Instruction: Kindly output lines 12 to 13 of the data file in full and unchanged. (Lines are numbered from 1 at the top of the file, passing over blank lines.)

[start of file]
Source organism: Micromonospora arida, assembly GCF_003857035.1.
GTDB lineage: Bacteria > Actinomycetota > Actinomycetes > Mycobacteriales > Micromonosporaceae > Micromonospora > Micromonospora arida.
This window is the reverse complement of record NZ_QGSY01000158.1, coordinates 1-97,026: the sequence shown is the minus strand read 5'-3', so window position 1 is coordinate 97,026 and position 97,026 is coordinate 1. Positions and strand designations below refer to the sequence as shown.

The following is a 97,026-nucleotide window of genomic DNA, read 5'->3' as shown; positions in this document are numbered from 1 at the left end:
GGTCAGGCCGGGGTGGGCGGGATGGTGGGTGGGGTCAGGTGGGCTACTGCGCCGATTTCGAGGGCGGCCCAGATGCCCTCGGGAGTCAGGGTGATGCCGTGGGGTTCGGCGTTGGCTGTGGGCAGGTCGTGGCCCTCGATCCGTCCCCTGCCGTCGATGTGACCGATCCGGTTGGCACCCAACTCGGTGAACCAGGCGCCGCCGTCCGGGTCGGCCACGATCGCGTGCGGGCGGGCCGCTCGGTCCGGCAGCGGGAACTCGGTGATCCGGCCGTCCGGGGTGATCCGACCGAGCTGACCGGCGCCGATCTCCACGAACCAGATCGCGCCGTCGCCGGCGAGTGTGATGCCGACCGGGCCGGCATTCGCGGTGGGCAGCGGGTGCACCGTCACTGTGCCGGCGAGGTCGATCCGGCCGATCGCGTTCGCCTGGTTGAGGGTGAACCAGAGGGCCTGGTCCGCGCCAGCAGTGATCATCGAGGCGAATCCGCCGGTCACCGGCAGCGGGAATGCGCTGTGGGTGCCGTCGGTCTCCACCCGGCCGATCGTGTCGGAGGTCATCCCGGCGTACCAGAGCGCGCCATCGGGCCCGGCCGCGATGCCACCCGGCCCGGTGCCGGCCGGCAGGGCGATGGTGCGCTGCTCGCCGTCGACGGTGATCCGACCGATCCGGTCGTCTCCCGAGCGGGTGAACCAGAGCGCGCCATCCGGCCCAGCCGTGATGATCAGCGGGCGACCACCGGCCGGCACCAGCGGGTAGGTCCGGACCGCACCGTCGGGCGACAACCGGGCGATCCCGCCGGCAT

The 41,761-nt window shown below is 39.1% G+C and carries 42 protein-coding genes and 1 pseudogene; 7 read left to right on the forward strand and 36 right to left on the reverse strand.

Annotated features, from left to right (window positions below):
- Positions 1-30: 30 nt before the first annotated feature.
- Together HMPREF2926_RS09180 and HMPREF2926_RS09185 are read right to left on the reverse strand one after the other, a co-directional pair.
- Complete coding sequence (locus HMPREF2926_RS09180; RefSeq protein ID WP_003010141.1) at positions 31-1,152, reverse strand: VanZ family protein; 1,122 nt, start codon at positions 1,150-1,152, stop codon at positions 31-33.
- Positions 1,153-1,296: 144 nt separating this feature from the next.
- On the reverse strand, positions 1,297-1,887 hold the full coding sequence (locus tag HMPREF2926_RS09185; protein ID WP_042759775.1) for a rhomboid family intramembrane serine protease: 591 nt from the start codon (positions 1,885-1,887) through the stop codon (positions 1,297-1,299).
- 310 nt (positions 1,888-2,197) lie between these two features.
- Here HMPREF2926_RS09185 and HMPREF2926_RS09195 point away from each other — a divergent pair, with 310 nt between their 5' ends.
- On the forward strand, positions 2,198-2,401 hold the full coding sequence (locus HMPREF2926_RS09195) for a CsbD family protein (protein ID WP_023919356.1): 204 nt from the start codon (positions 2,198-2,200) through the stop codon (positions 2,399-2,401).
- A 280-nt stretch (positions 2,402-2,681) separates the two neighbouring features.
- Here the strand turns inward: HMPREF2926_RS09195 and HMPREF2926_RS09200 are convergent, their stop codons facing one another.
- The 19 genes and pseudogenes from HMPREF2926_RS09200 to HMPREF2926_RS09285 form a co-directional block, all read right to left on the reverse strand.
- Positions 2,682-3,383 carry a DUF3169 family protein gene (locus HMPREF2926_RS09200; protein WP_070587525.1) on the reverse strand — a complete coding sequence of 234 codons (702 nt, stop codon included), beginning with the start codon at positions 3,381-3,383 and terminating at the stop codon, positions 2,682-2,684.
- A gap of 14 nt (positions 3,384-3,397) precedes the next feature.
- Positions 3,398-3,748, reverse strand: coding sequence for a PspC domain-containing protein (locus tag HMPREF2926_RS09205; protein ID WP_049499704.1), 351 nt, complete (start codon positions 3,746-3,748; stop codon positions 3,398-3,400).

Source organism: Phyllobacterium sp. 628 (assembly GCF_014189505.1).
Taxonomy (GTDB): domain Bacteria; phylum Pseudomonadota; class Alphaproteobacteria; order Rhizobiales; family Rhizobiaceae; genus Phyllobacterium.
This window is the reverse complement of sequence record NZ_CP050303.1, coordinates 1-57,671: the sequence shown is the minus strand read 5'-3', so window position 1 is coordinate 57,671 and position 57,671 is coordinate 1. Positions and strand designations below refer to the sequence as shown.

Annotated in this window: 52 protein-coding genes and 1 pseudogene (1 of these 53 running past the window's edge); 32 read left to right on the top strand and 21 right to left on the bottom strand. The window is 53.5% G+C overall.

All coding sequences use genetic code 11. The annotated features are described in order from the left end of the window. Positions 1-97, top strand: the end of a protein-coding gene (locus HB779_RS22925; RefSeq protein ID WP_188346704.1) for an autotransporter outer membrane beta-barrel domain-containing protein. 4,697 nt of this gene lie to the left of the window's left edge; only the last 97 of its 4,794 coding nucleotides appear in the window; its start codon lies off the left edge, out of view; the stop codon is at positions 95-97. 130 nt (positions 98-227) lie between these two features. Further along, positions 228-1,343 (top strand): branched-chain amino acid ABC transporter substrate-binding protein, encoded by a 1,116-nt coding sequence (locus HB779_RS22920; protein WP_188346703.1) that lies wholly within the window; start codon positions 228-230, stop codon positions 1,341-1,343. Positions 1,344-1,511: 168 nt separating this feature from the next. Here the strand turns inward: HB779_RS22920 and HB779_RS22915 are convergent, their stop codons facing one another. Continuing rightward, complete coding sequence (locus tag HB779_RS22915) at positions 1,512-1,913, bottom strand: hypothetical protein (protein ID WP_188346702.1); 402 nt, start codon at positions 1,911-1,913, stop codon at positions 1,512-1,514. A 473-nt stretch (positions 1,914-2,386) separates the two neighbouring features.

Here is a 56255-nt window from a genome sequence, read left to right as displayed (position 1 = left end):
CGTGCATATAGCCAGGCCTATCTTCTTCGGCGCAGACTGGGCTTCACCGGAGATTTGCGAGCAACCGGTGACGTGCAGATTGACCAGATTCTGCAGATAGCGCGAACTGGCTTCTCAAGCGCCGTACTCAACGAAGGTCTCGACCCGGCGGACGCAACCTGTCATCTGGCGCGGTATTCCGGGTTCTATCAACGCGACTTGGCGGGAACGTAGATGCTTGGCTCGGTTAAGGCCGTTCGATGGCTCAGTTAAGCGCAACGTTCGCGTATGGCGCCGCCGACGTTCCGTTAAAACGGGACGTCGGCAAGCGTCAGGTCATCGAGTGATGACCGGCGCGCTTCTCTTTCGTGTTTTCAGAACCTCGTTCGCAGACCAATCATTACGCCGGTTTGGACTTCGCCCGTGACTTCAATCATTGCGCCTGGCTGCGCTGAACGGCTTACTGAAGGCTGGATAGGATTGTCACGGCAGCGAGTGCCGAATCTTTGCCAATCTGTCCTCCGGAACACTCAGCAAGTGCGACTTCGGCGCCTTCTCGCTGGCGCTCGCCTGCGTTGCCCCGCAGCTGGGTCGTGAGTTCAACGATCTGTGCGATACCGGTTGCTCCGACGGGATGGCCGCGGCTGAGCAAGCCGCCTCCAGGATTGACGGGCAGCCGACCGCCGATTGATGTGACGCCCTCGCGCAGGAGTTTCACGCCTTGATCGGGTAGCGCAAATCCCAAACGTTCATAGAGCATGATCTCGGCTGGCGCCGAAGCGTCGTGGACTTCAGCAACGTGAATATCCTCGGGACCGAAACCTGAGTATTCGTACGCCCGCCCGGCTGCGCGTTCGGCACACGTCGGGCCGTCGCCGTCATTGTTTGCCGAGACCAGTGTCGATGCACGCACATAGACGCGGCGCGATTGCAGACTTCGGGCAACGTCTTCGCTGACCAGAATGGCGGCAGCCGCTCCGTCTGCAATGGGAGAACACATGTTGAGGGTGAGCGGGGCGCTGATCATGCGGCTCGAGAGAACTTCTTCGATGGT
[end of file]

- On the reverse strand, positions 1,297-1,887 hold the full coding sequence (locus tag HMPREF2926_RS09185; protein ID WP_042759775.1) for a rhomboid family intramembrane serine protease: 591 nt from the start codon (positions 1,885-1,887) through the stop codon (positions 1,297-1,299).
- 310 nt (positions 1,888-2,197) lie between these two features.